Volume 28 : Issue 330 : "text" Format
Messages in this Issue:
Re: Do you know where there are Teletype machines for sale?
Re: RESISTORS barn burned down
Re: mobile only, was 'Sexting' popular among teens
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Date: Tue, 15 Dec 2009 19:05:44 -0800
From: Steven <firstname.lastname@example.org>
Subject: Re: Do you know where there are Teletype machines for sale?
Robert Bonomi wrote:
> In article <email@example.com>,
>> ***** Moderator's Note *****
>> The moral of this story is that I KNOW that somewhere, there is a
>> warehouse full of Teletype machines, packed in Cosmoline, ready to go
>> into service. The "pack rat" nature of techies dictates it, and I'm
>> going on a mission to find them! ;-)
> IF there is such a warehouse, you're still gonna be out of luck.
> The techie guarding it is preserving them for telco use, not for
> surplus sales.
> ***** Moderator's Note *****
> Nope, I don't believe it. Techies want things to be _used_, not just
> stored, and they'll welcome me when I show up bearing lubricants and
> anti-fungal agents.
> Bill Horne
I converted an old power room, [which was] in the basement of a CO, to
keep a stock on the main parts we used in Co Installation - because
the GTE supply system went computer, and it took a week to get
materials to the field, not just one day [as it was] under the old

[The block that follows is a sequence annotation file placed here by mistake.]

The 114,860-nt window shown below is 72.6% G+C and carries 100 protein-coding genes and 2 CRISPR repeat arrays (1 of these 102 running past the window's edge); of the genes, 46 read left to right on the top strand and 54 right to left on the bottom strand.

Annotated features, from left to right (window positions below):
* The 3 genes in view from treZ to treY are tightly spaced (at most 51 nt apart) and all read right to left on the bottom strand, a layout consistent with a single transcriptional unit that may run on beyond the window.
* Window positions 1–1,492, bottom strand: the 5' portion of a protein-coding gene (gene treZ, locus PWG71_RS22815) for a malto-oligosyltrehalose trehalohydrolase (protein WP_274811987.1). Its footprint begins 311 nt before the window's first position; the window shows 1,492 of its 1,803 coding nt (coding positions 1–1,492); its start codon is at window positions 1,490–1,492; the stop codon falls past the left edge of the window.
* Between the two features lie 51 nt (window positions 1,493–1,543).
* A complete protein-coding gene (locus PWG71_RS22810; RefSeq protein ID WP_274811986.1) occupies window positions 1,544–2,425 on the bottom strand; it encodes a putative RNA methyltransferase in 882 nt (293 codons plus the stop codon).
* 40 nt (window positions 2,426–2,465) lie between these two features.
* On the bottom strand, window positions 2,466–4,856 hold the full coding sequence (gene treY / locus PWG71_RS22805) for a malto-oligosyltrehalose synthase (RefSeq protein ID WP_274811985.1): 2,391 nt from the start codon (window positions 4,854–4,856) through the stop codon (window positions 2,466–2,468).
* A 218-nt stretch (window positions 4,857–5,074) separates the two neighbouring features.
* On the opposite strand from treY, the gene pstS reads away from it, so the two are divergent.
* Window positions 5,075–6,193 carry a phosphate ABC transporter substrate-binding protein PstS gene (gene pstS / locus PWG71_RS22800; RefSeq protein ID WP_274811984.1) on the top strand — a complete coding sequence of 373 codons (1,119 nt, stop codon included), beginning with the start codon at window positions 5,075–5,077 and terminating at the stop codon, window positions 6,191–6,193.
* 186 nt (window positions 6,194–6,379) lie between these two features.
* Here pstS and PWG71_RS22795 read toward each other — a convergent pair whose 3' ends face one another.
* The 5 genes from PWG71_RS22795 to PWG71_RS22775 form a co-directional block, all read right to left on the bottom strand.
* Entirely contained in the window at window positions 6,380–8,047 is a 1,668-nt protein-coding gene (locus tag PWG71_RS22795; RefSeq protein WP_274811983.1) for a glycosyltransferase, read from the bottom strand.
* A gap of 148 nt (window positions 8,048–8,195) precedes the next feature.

system. Over time I [stored] all kinds of stuff, including old SXS
parts which we no longer used (including a test train rack, which I
took home just before I retired).
That room was intact until 2006: ten years after I retired, no one
knew about the room, and in fact no one even knew where the key to it
was. It was only found when they went to convert that area into CLEC
cages, [and] a friend called me, asking what I know about it since I
ran the room: I was really surprised it was still there. I went ot
the office and got the key, right where I had left it, and we opened
It had a couple of inches of dust, but appeared to be the way I left
it. Most of the parts in there were returned to stock, [put] in
supply, or [sent] to the field, but some of the material was old Step
parts, and [they] were taken by employees who wanted to remember the
old days. I took some lubs that I wanted for my Test Train and a
couple of switches and parts for them. I also took an old Microfiche
reader, and the 1996 catalog that went with it. I also found 6 Apple
II computers that we had used for turning up the GTD 5 switch; the
engineer was an Apple freak, [so] I also got those for my Apple II
The only good spammer is a dead one!! Have you hunted one down today?
(c) 2009 I Kill Spammers, Inc., A Rot in Hell. Co.
Date: 16 Dec 2009 03:39:56 -0000
From: John Levine <firstname.lastname@example.org>
Subject: Re: RESISTORS barn burned down
> Unfortunately, private collections are sometimes sadly destroyed as
> this article describes:
That was the barn where the RESISTORS computer club met in the 1960s
and 1970s. See http://www.resistors.org, which happens to be hosted